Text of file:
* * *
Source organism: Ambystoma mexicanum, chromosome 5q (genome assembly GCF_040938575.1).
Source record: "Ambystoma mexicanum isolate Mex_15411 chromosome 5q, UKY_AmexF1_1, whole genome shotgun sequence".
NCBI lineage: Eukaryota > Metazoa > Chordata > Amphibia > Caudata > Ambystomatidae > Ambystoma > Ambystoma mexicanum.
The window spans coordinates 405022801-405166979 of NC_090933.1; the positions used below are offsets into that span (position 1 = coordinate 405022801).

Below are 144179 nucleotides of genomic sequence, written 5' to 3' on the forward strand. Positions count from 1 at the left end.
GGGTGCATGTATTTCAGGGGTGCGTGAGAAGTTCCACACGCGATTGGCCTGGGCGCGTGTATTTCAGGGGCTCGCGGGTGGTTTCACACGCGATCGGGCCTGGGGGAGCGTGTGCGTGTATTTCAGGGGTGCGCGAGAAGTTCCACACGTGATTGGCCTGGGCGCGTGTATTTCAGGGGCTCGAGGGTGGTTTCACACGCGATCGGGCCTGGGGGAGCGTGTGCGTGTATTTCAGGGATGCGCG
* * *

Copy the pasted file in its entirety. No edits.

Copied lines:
Source organism: Ambystoma mexicanum, chromosome 5q (genome assembly GCF_040938575.1).
Source record: "Ambystoma mexicanum isolate Mex_15411 chromosome 5q, UKY_AmexF1_1, whole genome shotgun sequence".
NCBI lineage: Eukaryota > Metazoa > Chordata > Amphibia > Caudata > Ambystomatidae > Ambystoma > Ambystoma mexicanum.
The window spans coordinates 405022801-405166979 of NC_090933.1; the positions used below are offsets into that span (position 1 = coordinate 405022801).

Below are 144179 nucleotides of genomic sequence, written 5' to 3' on the forward strand. Positions count from 1 at the left end.
GGGTGCATGTATTTCAGGGGTGCGTGAGAAGTTCCACACGCGATTGGCCTGGGCGCGTGTATTTCAGGGGCTCGCGGGTGGTTTCACACGCGATCGGGCCTGGGGGAGCGTGTGCGTGTATTTCAGGGGTGCGCGAGAAGTTCCACACGTGATTGGCCTGGGCGCGTGTATTTCAGGGGCTCGAGGGTGGTTTCACACGCGATCGGGCCTGGGGGAGCGTGTGCGTGTATTTCAGGGATGCGCG